The NFL had an immediate chance to send a message to the rest of the league. An opportunity was front and center for the Philadelphia Eagles to make the correct statement to the team and its fan base.
They both chose to downplay the utterance of the N-word by wide receiver Riley Cooper, a racial epithet caught on tape at a country western concert.
When it was time to step up to the plate, NFL Commissioner Roger Goodell, known for dropping the hammer on players, coaches and team personnel for getting out of bounds, practically brushed Cooper’s comments to the side by issuing a sorry and unacceptable response to the situation. You might say Goodell punted.
By nonchalantly dismissing Cooper’s regrettable use of the most foul word in the English dictionary, Goodell quietly and unnervingly sent a message to his black employees to get over it and go out and play ball.
The Eagles, with their slap on the wrist penalty of sending Cooper home for two extra days, have also shown their colors on the situation by giving the wideout a pass.
Michael Vick, who spent considerable time in prison for operating a dogfighting operation, probably wishes he was forgiven as easily for his sins against humanity and society.
Goodell and the Eagles are sadly mistaken if they think this situation is going to get swept under the rug by the black players in the team’s locker room and the rest of the league. They may forgive but they won’t forget.
With the NFL 2013 season weeks away Goodell and the Eagles are betting on players will be so enamored with playing football that love and harmony will overwhelm and bury the negative backlash from Cooper’s statement.
Goodell and the Eagles want it all to go away. They expect the players to all go back to work as if nothing ever happened. Sorry, Roger, but it did. The league and the Eagles are betting wrong and are about to hit a crapshoot.
Being called “nigger” may not affect you and your household, Mr. Goodell, but what Cooper said affects every black person that buys a ticket to an NFL game. It affects every African American fan that turn on their television set to watch the most popular sport in North America that is made up by mostly black ballplayers.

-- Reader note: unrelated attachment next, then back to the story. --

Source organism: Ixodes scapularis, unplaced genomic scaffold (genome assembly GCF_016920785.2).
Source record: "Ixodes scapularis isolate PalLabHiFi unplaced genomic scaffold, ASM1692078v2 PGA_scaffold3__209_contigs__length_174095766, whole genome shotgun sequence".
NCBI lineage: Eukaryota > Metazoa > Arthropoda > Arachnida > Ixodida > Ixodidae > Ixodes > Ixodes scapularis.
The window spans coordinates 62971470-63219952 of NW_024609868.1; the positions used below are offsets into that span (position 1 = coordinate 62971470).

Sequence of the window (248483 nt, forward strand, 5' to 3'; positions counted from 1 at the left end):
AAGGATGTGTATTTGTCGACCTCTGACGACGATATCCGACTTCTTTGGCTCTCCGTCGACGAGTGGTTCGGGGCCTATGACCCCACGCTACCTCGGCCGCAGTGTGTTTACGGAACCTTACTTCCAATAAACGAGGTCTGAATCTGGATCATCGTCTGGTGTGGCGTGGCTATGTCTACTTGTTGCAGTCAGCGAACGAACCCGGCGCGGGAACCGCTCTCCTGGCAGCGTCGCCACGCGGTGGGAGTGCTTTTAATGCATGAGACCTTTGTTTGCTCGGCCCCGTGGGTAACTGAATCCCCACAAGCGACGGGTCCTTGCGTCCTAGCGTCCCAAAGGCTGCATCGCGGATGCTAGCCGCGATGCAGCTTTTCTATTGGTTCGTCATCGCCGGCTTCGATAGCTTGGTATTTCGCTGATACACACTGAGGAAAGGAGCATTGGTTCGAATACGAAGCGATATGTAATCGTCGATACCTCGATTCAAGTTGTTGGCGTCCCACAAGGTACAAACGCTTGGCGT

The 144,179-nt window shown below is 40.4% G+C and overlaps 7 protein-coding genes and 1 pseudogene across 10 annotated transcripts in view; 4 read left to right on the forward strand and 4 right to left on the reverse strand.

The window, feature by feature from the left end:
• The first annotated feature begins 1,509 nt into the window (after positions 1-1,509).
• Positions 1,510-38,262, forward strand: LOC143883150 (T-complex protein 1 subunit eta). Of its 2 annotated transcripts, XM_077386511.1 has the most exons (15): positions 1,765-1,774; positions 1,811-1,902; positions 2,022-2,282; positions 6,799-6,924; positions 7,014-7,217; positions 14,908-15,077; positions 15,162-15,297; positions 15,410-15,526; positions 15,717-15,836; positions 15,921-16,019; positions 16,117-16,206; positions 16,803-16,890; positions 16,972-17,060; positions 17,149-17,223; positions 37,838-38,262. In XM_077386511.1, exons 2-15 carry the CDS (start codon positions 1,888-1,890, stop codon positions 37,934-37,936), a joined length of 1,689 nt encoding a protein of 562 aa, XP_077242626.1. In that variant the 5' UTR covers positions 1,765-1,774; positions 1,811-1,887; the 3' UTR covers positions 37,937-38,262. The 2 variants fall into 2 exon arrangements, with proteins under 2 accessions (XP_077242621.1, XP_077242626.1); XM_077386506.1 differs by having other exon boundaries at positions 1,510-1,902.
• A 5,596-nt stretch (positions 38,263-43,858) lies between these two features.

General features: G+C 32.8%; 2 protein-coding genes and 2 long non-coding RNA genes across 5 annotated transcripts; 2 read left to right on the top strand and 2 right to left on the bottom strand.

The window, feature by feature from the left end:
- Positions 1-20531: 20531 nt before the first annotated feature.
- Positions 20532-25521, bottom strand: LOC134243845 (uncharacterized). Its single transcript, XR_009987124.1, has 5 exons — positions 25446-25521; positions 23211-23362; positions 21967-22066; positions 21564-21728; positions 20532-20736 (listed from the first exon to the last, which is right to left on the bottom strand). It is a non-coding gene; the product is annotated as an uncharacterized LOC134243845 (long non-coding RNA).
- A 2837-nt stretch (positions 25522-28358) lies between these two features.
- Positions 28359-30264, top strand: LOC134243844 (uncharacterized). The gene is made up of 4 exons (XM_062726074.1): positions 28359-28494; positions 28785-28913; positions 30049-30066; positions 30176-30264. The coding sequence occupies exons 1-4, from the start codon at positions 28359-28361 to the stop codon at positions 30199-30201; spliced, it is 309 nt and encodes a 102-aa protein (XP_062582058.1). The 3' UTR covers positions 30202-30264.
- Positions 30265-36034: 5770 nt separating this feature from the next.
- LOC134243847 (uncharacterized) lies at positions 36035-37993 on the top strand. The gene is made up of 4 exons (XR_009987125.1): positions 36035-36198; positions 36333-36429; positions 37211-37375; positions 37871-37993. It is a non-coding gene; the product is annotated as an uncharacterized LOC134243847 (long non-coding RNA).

It definitely affects every black man in the Eagles locker room and the around the league. It affects every black person staffed as personnel on individual teams and employed with the NFL. So when Cooper said he would “fight every nigger here” at the Kenny Chesney’s concert he attended, did he imply he would take on all of those individuals as well?
Does that include referencing my black daughter? My black friends? My family? How about President Barack Obama? He’s black. What Cooper said was not only ignorant, it was dangerous and reckless. The insensitivity used by Goodell and the Eagles regarding this power keg of a situation will come back to haunt the team and the league.
I was seven years-old when I received my indoctrination of the N-word when a group of white men chased me down the street from my home with bats and sticks because they didn’t any “nigger” in their neighborhood. Here is a history lesson to Mr. Goodell and the Eagles brass: The N-word is a word you never forget as a black person.
Its meaning is degrading. Its intent is hate. It is associated with fear, lynchings, segregation and cross-burnings.
Goodell, the NFL and the Eagles are trying to distance themselves from the situation. But I have news for Goodell. This is not going away. Nor will this episode be forgotten. African Americans make up the majority of players in the NFL. This is their moment of truth. They can’t afford to let Goodell, the Eagles and the rest of the NFL slide by on this one.
Cooper shouldn’t be given a pass. Vick never received one. There are media members that work at prominent media outlets who have said what Vick did was an unforgivable act. What about Cooper? Is he being judged by the same standards?
I have not seen or heard about Cooper going into the black community in Philadelphia and meeting with African American leaders as Vick was forced to do with the Humane Society and other animal rights groups by the Eagles and the NFL. With the racial aftermath from the George Zimmerman murder trial still simmering on a national level, Cooper’s mouthpiece comes at a time when the race dialouge is heated.
Unfortunately, the Eagles and the NFL have chosen a path to ignore that conversation.
What’s going to happen when an NFL player use a homophobic slur? What is Goodell and the league going to do if a black player refers to white people in a derogatory way as “crackers?’ Will they get the same sensitivity training as Cooper or will they face a double-standard backlash?
Hopefully, we won’t find out. But Goodell and the Eagles have already laid down the foundation for a possible player mutiny should it occur.